From left to right, columns represent the 14C BP radiocarbon dates (with laboratory codes); the 14C BP 2σ calibrated (cal) radiocarbon dates using the IntCal13.14c data set66; the stratigraphic levels of AK; the cultural horizons defined by their archaeological contents; the stratigraphic sequence of AK; the location of the samples; the small-mammal taxa grouped by their habitat requirements; the amphibian and reptile taxa grouped by their habitat requirements; the δ13C and δ15N values of C. elaphus from AK; the relative abundances of N. pachyderma sin (planktonic foraminifer) and “Northern guest” species (benthic ostracods) over time; the δ18O signals of G. bulloides (planktonic foraminifer) and L. lobatula (benthic foraminifer) over time; the sedimentological41 and palynological42 episodes for the Cantabrian Region; the North-Atlantic sea-level curves43,44; and a δ18O curve obtained from a deep ice core of North Greenland (NGRIP45) displaying some well-known North-Atlantic climatic episodes (HE 1 phases52 and limits between MIS68 were taken from elsewhere). AK, Antoliñako Koba; ST., sterile layer; Prebor., Preboreal; MWP, melt water pulse; HCE, Holocene Cooling Event; YD, Younger Dryas; B/A, Bölling/Alleröd; GI, Greenland Interstadial; HE, Heinrich Event; LGM, Last Glacial Maximum; MIS, Marine Isotope Stages.

Results

Small vertebrates

The small-vertebrate assemblage from AK comprises 28 taxa: four soricids (Sorex cf. coronatus, S. minutus, Neomys sp. and Crocidura russula); one talpid (Talpa sp.); one sciurid (Marmota marmota); two glirids (Glis glis and Eliomys quercinus); two murids (Apodemus sylvaticus and A. flavicollis); seven cricetids (Arvicola amphibius, Chionomys nivalis, Pliomys lenki, Microtus (Terricola) lusitanicus, M. (Alexandromys) oeconomus, M. (Microtus) arvalis and M. (M.) agrestis); five amphibians (Alytes obstetricans, Bufo bufo, B. calamita, Rana gr. temporaria-iberica and Triturus sp.); and six reptiles (Anguis fragilis, Chalcides striatus, Coronella girondica, cf. Natrix, Vipera sp. and Lacertidae indet.).

Figure 4 reconstructs the AK habitat distribution based on changes in the small-mammal (7th column) and amphibian and reptile (8th column) communities over time, respectively. The frequencies of the different taxa (expressed in NISP and MNI) and their habitat affinities are given in supplementary Tables 1 and 2. The species were ordered by stratigraphic levels covering the Aurignacian to ancient Epipaleolithic periods (Sm-P to Lanc), plus some pre-Aurignacian layers without a specific chrono-cultural assignation (Sm to B-Am). There are certain hiatuses and erosive episodes along the sequence shown in Fig. 4.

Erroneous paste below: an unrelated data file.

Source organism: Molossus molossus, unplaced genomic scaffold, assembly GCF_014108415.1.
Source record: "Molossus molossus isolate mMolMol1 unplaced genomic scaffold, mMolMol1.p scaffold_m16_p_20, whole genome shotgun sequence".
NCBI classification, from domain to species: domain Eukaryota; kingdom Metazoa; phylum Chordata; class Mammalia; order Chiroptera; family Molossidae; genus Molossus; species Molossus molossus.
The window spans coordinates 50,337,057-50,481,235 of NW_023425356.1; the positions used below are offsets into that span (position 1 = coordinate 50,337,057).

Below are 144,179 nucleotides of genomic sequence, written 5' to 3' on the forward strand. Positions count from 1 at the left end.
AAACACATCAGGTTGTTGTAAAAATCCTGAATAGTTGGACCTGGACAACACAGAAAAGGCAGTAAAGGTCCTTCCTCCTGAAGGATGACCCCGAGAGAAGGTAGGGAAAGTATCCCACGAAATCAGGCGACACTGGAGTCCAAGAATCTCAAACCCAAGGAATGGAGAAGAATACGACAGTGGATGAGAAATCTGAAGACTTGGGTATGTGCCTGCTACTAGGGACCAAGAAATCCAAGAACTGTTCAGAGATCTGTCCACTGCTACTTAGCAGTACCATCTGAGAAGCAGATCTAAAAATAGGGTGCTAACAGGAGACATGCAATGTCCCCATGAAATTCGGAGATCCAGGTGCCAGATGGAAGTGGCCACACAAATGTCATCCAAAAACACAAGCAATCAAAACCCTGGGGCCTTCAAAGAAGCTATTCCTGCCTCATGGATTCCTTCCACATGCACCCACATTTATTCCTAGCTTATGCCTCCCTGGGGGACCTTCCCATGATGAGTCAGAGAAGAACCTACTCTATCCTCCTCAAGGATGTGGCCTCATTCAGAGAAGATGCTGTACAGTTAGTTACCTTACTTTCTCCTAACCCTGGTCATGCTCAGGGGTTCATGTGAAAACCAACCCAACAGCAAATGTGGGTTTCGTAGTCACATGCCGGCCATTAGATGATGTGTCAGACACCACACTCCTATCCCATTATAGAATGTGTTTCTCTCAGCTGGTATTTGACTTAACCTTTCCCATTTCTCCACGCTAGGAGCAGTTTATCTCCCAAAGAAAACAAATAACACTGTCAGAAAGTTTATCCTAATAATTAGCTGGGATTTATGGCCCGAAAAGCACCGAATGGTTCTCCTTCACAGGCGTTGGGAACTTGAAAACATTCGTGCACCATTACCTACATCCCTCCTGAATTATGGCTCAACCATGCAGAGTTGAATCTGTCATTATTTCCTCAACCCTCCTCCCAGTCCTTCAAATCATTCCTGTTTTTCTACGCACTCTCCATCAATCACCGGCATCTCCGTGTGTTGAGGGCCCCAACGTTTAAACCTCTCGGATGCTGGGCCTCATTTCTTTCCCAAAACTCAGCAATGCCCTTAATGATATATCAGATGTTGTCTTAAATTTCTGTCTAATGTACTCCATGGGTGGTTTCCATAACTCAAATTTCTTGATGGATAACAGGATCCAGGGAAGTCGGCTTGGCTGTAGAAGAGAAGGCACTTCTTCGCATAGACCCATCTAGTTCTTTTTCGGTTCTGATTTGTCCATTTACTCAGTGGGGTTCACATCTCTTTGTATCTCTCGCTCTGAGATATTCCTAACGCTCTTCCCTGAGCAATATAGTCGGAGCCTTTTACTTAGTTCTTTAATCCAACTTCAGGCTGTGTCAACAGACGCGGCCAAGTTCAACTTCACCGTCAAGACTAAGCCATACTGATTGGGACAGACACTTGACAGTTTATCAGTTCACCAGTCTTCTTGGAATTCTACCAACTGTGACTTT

First to be noticed is the pre-eminence of forests at the bottom of the sequence. During pre-Aurignacian times, woodlands were important in the vicinity of the cave according to both the amphibian and reptile (AR) record (Level Sm) and the small-mammal (SM) record (Level Lsm-P). For the first clearly defined archaeological level (Sm-P) and since slightly before, the SM record documents two peaks of forest, the highest of the sequence, with a moderate presence of open landscapes as well. There is a notorious peak of rocky habitats at the top of Sj/P. The level called lower Lmbk/Smk, assigned to the evolved Aurignacian, is characterized by an equilibrium between woodland and meadows according to the SM and by a peak of open landscapes according to the AR. There is no contradiction but alternation in this case, as shown in Fig. 4.

Some degree of contradiction between the SM and AR records is present in the Gravettian layers. While the SM show a nearly similar representation of forests and meadows, the AR exhibit two peaks of meadow and one of woodland, with more presence of water component than in the SM. This discrepancy may be a bias due to the lower NISP of AR respect to SM in these particular levels (compare upper Lmbk/Smbk + Lab/Sab in supplementary Tables 1 and 2). After the second hiatus of the sequence, during Upper Solutrean times and according to the SM, there are two peaks of forest at levels Lmc and Lmb, respectively and a significant increase of rocky habitats (in detriment of woodland and meadows) in Lmb, immediately before the second peak of forest. The AR record supports the two forest peaks of the SM, being them considerably higher in AR.